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The other half belongs on the shoulders of entertainment moguls who have abdicated their moral and societal responsibilities in favour of ticket sales and "freedom of expression." While it is true that not every child exposed to violence will become a mass murderer, it is also true that not every child will go unscathed.

It only takes one bullet in a chamber. How long will we, as a society, continue to spin the cylinder?

Mark Hertzberger, Stratford, Ont.


The how, the why

After reading Margaret Wente's article on the Danzig Street neighbourhood in Toronto where two people died in last week's mass shooting (Portrait Of A Killing Zone – July 23), I paused for a moment and tried to imagine life there.

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A page or so later, I saw a description of a $4-million home that boasts a mahogany library and an 1,100-bottle wine cellar. You know the big predictor of violent crime in a city? Income inequality.

Jennifer Mills, Toronto


Following the bloodbath in Colorado, people are asking "How could this happen?"

For it to happen, three conditions must be present: There must be a gathering of innocent people; there must be a person who, for whatever reason, has become so angry or depraved that he will resort to killing; that person must have access to a high-powered weapon.

As there will always by gatherings of innocent people and, sadly, there will always be someone desperate enough to kill them, the only solution is to restrict access to high-powered weapons.

G. Duncan McTaggart, Kanata, Ont.


Shift the focus

Your editorial Energy Policy Needs Everyone At The Table (July 23) states that "It is time for Canada to adopt a national energy strategy that takes into account the interests of government, business, environmentalists and first nations."

Given that, in addition to energy, we need clean air and water, and a climate that supports dependable food production, perhaps we should focus instead on a national healthy environment strategy that takes into account the interests of the energy industry.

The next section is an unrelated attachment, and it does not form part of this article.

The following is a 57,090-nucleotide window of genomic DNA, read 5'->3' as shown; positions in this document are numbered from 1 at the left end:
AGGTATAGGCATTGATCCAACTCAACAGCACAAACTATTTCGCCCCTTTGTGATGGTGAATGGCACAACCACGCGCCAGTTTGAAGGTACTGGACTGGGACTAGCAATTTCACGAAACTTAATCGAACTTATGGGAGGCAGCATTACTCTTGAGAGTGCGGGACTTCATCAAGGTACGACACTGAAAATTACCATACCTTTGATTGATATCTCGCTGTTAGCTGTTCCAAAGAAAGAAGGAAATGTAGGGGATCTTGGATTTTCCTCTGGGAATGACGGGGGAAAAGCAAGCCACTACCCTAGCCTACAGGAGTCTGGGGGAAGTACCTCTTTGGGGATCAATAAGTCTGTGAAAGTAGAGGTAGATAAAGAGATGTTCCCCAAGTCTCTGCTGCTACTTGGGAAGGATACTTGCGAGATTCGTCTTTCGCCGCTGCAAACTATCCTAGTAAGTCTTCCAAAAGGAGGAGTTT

Marjory Loveys, Brockville, Ont.


Canadians abroad

I, too, once travelled as a proud Canadian backpacker – my flag displayed prominently on my pack (The Shrinking Allure Of Being A Canadian Abroad – Travel, July 21). Not any more.

During my most recent travel experience, I was advised by locals in Guatemala that I should tell people I'm American. In many eyes, "Canada" is equal to "mining"; the damage done by the industry is truly staggering.

Stephanie Hughes, Halifax


No way do I travel with a Canadian flag in Europe any more. All it does is invite comments about the seal hunt and asbestos exports. If you can avoid that, it's the tar sands (believe me, they don't call them the oil sands). Being a Canadian abroad is not something to advertise. "Don't-hate-me camouflage" sounds about right.

Mike Simmons, Victoria


Rumour has it

Intrepid researchers have discovered that impoverished mothers suffer from anxiety (Low-Income Mothers Prone To Anxiety – July 23). Rumour has it their next project will focus on the question of whether or not the Pope is Catholic.

Jeff Fairless, Kanata, Ont.